This will be another quite dry post I apologise.

Last year on a windy day in Chichester we got a riding turn on the main halyard which couldn’t be freed. I had no choice but to cut it and get a new one made up. I put another block up and ran my topping lift off one block and the main halyard off another, as I couldn’t see where the main halyard went.

At the end of the season I noticed the whipping was coming undone, so took them back and had them made up again FOC.

Determined to find out how to run a main halyard properly, I went back up and had a good look.

IMG_20170423_155031Now check out one of the old blocks, and why its important to test the halyard you’re going up on beforehand. Jerry the Rigger and his apprentice (ex as he’s left now) came over, and one thing I learnt was that before they go up a mast, they bounce up and down on the halyard to listen out for cracking or excessive bouncing on the halyard. Good tip.

It transpired that my main halyard goes through a sheave which is essentially a wheel inside the mast head, and comes out the other side. Threading a new one should have been simple, however a company who installed a tri anchor light 2 years ago, secured it with a screw that prevented the halyard from being threaded through the mast.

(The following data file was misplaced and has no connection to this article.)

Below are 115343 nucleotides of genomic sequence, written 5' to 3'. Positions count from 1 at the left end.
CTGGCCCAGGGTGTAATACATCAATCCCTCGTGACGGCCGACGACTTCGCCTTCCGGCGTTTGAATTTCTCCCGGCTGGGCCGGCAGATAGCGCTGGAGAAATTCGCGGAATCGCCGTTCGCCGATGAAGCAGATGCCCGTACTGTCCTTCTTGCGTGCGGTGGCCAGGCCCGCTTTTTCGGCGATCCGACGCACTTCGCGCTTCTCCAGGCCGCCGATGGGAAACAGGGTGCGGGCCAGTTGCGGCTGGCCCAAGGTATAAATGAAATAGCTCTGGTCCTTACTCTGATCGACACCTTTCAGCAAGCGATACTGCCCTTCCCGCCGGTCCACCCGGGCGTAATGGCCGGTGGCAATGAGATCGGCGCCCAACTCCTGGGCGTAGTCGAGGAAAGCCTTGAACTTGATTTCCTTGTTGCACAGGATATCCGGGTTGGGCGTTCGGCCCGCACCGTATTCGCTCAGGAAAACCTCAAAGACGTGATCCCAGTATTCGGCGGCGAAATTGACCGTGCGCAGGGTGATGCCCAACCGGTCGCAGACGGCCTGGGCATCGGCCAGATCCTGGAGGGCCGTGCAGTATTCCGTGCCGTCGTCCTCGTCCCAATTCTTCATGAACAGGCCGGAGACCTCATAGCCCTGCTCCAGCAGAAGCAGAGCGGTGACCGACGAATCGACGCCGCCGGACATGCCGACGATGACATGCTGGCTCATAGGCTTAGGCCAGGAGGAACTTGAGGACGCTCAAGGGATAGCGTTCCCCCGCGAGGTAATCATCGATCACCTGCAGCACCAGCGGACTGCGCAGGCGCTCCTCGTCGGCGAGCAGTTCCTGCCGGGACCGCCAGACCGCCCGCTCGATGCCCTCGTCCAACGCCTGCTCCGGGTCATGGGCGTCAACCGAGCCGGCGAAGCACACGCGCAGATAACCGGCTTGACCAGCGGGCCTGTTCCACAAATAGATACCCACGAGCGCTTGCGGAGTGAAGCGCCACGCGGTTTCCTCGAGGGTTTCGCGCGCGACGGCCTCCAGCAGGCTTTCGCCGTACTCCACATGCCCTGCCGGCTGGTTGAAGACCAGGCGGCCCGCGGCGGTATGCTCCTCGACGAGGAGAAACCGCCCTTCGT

Jerry wasn’t able to get the old screw out, and as he was super busy wasn’t able to give me anymore time. Thoroughly nice guy by the way, amazingly helpful. I’m hoping we’ll meet again in the Canaries next year when he does the rigging inspections and lectures for the ARC.

I’m not bad with heights, but I can’t say I’ve ever relished the prospect of going up before. I spent 2 mornings up the mast with a black and decker drill, a bosch multitool and a very long extension cable, plus a hammer, a punch, lots of drill bits and a few screwdrivers…I’m pretty comfortable up there now.

I had to eventually just drill around the offending bolt, and destroy the tri anchor base, so now I can raise my main but I have no tri anchor light.

Not sure what to do with these holes in the top of the mast, or how to secure a new LED tri anchor light. The underside isn’t accessible, and I’m not sure how to screw it down properly as aluminium is a soft metal which I think doesn’t tap very well.

Anyhow another job done and another job created, at least I discovered this now and not out at sea!


Author: Tim Butler

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